Home builders decry Fannie-Freddie bill

The National Association of Home Builders created waves in banking lobbying circles late last month when Chief Executive Officer Jerry Howard denounced the principal House bill on Fannie Mae and Freddie Mac reform at a closed-door meeting among top trade-association officials.

Although the homebuilders’ opposition to parts of the reform measure is well-established, Howard made unusually vehement comments about the bill and its authors, Rep. Richard Baker (R-La.) and House Financial Services Chairman Michael Oxley (R-Ohio), at a regular strategy session of top executives from the American Bankers Association, the National Association of Realtors, the National Association of Mortgage Bankers and America’s Community Bankers, said several sources with knowledge of the meeting.

A spokesman for the homebuilders said that the group could not comment on the meeting or discuss its concerns about the bill in general.

“Given the speculation and rumors flying around, we’re not commenting on anything right now,” spokesman Paul Lopez said.

The House Financial Services Committee is expected to mark up the bill May 25.

The reform bill would create a new regulator to keep tabs on Freddie, Fannie and the 12 Federal Home Loan Banks. Congress began contemplating a new regulator for the mortgage financiers after both Freddie and Fannie faced much-publicized accounting scandals.

In the past, the homebuilders have been worried that lawmakers would put caps on the size of the portfolios held by government-sponsored enterprises (GSEs) such as Freddie and Fannie. The homebuilders argue that such a move would have a bad impact on their own business. They have also been concerned that the mortgage giants might be too quick to make concessions to lawmakers.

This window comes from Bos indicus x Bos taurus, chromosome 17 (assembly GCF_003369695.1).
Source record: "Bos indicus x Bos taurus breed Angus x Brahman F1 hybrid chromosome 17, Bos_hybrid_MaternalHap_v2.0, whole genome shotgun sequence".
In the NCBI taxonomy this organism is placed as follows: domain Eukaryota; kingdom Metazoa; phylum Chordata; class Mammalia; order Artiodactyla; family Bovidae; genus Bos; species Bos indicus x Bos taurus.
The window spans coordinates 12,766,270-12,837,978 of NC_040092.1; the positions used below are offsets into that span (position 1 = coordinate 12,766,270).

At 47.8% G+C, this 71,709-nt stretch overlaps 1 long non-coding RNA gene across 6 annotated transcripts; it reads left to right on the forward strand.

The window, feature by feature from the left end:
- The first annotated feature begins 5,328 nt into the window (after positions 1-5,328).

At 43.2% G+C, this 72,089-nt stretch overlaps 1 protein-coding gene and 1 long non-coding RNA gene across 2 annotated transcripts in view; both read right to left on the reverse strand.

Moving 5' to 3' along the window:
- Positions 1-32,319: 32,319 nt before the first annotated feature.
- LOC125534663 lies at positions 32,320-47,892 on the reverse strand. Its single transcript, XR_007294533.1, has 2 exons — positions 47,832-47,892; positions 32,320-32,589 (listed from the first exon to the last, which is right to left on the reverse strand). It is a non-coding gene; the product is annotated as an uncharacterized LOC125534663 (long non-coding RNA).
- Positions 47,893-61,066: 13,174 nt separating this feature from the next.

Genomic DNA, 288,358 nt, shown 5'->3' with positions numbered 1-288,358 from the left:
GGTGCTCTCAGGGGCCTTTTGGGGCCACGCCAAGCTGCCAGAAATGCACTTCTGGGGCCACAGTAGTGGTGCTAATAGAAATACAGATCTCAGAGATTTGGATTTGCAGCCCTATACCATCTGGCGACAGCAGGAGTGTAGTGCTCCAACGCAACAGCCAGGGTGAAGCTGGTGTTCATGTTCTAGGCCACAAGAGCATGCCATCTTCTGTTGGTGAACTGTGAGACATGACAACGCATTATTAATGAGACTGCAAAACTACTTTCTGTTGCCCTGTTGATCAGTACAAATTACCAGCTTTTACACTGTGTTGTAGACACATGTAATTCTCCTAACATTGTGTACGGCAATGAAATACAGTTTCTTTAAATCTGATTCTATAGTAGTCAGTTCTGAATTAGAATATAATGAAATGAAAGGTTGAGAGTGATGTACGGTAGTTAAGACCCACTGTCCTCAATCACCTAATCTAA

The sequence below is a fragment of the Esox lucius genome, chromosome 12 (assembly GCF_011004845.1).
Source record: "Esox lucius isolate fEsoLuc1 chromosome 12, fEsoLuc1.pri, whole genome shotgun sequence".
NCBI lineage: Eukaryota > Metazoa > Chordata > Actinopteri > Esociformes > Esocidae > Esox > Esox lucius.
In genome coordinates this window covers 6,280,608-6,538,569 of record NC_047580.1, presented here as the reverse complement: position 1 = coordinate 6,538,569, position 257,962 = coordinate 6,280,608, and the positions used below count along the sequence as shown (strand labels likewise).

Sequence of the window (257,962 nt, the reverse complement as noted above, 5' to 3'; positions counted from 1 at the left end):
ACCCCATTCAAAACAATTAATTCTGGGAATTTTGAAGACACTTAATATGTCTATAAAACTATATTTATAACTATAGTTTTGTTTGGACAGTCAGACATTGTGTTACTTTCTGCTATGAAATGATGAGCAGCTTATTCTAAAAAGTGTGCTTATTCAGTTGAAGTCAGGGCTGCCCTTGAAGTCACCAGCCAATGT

Howard brought up those concerns again at the trade group’s meeting, an attendee said.

“Jerry Howard has a gift for stating his opinion colorfully and forcefully. Through experience, I discount it about 50 percent,” the attendee said, adding, “I do think it has cost them [the homebuilders] a little discomfort.”

Several lobbyists said that the homebuilders’ chief lobbyist, Joe Stanton, had been doing “damage control” on the Hill since Howard made the remarks.

The homebuilders’ political action committee gave generously to Oxley and Baker in the 2004 election cycle — $10,000 to Oxley and $7,500 to Baker — but so far has given nothing this year.

It is unclear whether Howard’s comments will hurt the homebuilders’ position regarding the Fannie and Freddie reform bill, as rival lobbyists are no doubt hoping, or whether their long-standing opposition to the bill has already lessened their bargaining power.

“They [the homebuilders] have been so far out on this that they aren’t relevant,” a House GOP aide said. “They’ve been acting like it is two years ago and we’re talking about GSE reform. Everyone else realizes that it’s today and we are working in a narrower area” with a specific proposal already on the table.

Howard joined the National Association of Home Builders in 1988 and became CEO in 2001.

Trade groups in banking and real estate have been jostling for months to gain the upper hand in negotiations with the Financial Services Committee. Several proposals, such as the so-called “bright line,” which would establish a firm boundary between primary and secondary mortgage markets, have created divisions among trade groups.